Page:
Are You Ready For The Next Tax Season?
September 30, 2018 in Tax Planning
With another tax season seemingly always on the horizon, what’s the best tax advice that one can receive? The answer: when it comes to filing income tax returns, the earlier start you can get, the better. Anxiety and stress is only increased by putting off tax return completion until the last minute.
So how does one “get ready” for tax season? Here’s some advice from the experts.
Many of you already know that the miles can add up quickly when you use your car for business. Did you also know that as a taxpayer, you can make a legitimate claim for a personal vehicle mileage deduction. Keep in mind that at audit time, the IRS is going to want a mileage diary. Sometimes, people are hesitant to include this kind of deduction because they are worried about accuracy penalties. But there is a solution.
In a dashboard or driver door cubbyhole, keep an inexpensive, small diary with an attached pen. You will write down your odometer mileage in this expense booklet alongside a date. Now it will be easier to keep track of mileage, dates, reasons for the trip, etc.
You may want to specify in your diary beginning and ending odometer readings that were for business and which were for pleasure. Make it a habit that every time you get in your car, you log an entry (beginning mileage). Every time you get out of the car, you log an entry (ending mileage).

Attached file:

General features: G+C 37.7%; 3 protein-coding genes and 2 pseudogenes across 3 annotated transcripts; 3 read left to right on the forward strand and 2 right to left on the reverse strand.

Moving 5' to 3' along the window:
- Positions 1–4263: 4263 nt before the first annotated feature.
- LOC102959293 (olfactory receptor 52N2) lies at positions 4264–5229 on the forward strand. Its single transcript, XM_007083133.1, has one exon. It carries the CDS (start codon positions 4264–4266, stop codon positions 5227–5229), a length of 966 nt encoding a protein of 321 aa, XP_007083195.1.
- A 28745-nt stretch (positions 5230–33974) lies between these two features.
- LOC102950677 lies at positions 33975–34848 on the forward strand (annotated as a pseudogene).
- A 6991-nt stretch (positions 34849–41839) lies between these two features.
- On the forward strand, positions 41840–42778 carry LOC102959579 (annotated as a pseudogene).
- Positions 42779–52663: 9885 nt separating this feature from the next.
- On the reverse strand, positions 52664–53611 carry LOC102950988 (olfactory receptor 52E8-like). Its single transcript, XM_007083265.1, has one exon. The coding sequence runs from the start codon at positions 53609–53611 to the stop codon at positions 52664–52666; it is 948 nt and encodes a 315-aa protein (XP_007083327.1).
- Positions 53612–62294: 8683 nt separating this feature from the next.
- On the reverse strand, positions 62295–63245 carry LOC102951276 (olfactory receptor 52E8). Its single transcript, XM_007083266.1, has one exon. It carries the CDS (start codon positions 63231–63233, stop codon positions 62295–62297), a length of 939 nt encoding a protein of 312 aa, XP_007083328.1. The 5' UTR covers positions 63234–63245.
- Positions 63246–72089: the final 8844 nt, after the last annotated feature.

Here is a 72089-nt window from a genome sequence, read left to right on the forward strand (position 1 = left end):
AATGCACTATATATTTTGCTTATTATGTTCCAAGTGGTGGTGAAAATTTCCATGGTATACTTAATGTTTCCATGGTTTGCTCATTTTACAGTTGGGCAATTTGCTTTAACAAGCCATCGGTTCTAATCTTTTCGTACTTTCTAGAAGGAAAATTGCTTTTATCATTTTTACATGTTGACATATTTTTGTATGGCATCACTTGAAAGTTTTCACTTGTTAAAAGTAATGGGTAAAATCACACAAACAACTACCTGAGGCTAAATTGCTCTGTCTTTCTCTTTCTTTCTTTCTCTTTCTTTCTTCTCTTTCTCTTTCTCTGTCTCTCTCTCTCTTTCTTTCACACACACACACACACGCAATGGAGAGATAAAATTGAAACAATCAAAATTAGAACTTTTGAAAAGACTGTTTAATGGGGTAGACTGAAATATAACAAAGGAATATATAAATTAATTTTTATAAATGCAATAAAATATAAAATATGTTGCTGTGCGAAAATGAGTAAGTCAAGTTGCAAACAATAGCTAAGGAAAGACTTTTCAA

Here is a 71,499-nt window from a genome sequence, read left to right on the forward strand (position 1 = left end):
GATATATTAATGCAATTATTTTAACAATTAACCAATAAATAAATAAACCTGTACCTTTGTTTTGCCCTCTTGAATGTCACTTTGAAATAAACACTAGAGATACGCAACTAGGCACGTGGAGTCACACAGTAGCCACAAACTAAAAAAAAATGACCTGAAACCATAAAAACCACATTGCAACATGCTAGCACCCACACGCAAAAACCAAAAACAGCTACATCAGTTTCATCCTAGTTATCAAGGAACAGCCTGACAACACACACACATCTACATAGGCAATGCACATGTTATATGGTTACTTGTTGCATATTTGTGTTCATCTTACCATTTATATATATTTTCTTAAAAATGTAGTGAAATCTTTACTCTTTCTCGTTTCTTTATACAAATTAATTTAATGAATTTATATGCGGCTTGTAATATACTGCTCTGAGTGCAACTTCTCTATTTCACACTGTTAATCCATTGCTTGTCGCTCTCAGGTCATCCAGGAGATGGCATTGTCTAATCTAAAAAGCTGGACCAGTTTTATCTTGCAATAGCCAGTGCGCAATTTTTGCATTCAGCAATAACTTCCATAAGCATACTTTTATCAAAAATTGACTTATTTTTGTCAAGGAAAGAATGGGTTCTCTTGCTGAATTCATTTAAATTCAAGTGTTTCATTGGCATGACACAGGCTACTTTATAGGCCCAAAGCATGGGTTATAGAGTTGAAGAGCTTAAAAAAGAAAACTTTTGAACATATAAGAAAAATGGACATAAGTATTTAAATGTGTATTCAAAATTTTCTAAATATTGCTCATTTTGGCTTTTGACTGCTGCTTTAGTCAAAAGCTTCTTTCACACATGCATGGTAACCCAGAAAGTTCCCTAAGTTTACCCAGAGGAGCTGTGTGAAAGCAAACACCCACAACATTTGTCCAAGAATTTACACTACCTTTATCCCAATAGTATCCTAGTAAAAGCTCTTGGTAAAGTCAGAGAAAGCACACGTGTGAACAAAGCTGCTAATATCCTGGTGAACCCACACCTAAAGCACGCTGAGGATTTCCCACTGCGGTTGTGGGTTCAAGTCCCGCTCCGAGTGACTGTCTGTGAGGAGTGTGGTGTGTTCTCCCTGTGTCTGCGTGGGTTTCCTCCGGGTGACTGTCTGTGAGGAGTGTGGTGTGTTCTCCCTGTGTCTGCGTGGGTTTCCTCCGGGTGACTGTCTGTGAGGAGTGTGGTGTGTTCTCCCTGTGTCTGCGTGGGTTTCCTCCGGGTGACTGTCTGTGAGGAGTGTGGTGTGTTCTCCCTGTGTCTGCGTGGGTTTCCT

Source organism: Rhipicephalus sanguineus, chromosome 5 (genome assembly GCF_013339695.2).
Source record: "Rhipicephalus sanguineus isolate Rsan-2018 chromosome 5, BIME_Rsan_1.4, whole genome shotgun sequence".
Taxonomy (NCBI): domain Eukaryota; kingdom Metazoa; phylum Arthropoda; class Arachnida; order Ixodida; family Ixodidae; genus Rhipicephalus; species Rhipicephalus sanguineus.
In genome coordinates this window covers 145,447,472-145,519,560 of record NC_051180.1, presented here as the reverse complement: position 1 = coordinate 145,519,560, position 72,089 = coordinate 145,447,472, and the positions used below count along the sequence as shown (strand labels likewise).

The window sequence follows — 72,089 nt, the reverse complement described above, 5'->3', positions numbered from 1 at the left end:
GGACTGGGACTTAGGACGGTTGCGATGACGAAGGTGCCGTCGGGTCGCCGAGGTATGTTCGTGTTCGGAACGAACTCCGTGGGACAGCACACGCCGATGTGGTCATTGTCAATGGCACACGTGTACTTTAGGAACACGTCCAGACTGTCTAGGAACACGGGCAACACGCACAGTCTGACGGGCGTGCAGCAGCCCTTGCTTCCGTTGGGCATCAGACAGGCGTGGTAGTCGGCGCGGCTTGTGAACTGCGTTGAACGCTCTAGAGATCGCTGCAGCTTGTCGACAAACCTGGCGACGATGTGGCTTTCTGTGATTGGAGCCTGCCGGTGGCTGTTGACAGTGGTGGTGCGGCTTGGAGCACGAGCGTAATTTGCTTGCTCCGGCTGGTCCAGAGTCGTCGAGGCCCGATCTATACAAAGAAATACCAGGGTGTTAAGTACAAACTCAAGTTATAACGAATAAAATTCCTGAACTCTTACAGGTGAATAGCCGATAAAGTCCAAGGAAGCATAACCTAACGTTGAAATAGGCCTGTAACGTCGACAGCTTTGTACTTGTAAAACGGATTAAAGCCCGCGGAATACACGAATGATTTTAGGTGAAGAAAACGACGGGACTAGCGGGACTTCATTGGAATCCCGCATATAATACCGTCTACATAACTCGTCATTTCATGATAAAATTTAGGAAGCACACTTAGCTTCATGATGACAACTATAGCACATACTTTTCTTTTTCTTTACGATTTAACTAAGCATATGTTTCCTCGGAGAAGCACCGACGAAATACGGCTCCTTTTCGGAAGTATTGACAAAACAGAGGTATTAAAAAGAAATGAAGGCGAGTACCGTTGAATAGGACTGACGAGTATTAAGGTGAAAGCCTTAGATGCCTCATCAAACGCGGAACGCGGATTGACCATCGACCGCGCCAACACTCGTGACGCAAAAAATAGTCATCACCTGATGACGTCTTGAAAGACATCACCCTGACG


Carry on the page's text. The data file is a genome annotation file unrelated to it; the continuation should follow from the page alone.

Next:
A Manila Reminder
Next to your computer, place a manila folder. This folder will be your reminder that you need to print out transactions such as mortgage statements and copies of other important papers. Also in this folder you can insert bills or statements that you have received through the mail. Another folder or envelope should find a home next to where you empty out your purse or pockets at the end of the day, which will be expressly for assorted receipts.
A Glove Compartment Envelope
Keeping an envelope in your glove compartment will provide a place for you to put receipts that don’t make it into your pocket or purse. This can be any receipt whatsoever including doctor visit receipts, over-the-counter drug purchases, dinner and a movie, etc. While the envelope next to where you empty your pockets works when receipts make it all the way into the house, this will serve as a catchall when you don’t want to use your pockets or your purse.
You may want to put a couple of different envelopes in your glove compartment for this purpose. One could be for purchases that you make for a rental property that you own. Another envelope can be for gas receipts (as mentioned earlier) and another for charitable donations such as the Salvation Army, churches, etc. There can be another envelope for client entertainment (i.e., dinner, movie, the ballet or opera, etc.). And of course, there should be an envelope expressly designated for business trips. This may seem excessive and redundant but if the IRS starts asking questions, you will be sufficiently prepared.
Keeping records like this takes mere seconds out of your day and, if practiced on a regular basis, will become second nature.
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